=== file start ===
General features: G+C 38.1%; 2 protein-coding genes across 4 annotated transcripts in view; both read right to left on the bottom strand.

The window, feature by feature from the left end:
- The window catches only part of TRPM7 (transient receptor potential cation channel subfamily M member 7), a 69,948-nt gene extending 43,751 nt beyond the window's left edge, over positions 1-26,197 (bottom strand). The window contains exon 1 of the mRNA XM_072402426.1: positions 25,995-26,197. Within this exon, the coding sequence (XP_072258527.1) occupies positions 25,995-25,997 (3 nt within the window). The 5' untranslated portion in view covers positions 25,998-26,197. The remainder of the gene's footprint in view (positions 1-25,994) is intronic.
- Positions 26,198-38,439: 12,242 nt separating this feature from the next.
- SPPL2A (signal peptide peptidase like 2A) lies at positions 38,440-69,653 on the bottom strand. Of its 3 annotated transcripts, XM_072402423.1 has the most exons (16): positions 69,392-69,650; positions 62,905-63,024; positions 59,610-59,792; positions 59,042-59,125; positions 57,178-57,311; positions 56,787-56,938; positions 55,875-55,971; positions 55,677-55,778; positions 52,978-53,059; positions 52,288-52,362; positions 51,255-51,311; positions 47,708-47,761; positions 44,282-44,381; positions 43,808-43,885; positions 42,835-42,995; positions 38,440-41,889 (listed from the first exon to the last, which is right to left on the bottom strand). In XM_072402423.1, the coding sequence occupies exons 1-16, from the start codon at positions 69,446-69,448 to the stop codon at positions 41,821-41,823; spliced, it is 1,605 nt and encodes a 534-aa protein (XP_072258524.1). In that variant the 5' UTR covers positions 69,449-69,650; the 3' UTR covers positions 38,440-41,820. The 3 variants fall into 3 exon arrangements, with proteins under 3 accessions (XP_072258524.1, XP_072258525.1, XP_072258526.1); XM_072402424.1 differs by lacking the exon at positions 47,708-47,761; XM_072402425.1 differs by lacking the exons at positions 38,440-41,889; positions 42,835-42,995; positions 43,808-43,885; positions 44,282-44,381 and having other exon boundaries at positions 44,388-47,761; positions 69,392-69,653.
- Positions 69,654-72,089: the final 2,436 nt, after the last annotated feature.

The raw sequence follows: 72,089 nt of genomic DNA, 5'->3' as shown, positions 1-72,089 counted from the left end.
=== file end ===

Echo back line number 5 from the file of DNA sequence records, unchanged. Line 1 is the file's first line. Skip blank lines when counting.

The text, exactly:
- SPPL2A (signal peptide peptidase like 2A) lies at positions 38,440-69,653 on the bottom strand. Of its 3 annotated transcripts, XM_072402423.1 has the most exons (16): positions 69,392-69,650; positions 62,905-63,024; positions 59,610-59,792; positions 59,042-59,125; positions 57,178-57,311; positions 56,787-56,938; positions 55,875-55,971; positions 55,677-55,778; positions 52,978-53,059; positions 52,288-52,362; positions 51,255-51,311; positions 47,708-47,761; positions 44,282-44,381; positions 43,808-43,885; positions 42,835-42,995; positions 38,440-41,889 (listed from the first exon to the last, which is right to left on the bottom strand). In XM_072402423.1, the coding sequence occupies exons 1-16, from the start codon at positions 69,446-69,448 to the stop codon at positions 41,821-41,823; spliced, it is 1,605 nt and encodes a 534-aa protein (XP_072258524.1). In that variant the 5' UTR covers positions 69,449-69,650; the 3' UTR covers positions 38,440-41,820. The 3 variants fall into 3 exon arrangements, with proteins under 3 accessions (XP_072258524.1, XP_072258525.1, XP_072258526.1); XM_072402424.1 differs by lacking the exon at positions 47,708-47,761; XM_072402425.1 differs by lacking the exons at positions 38,440-41,889; positions 42,835-42,995; positions 43,808-43,885; positions 44,282-44,381 and having other exon boundaries at positions 44,388-47,761; positions 69,392-69,653.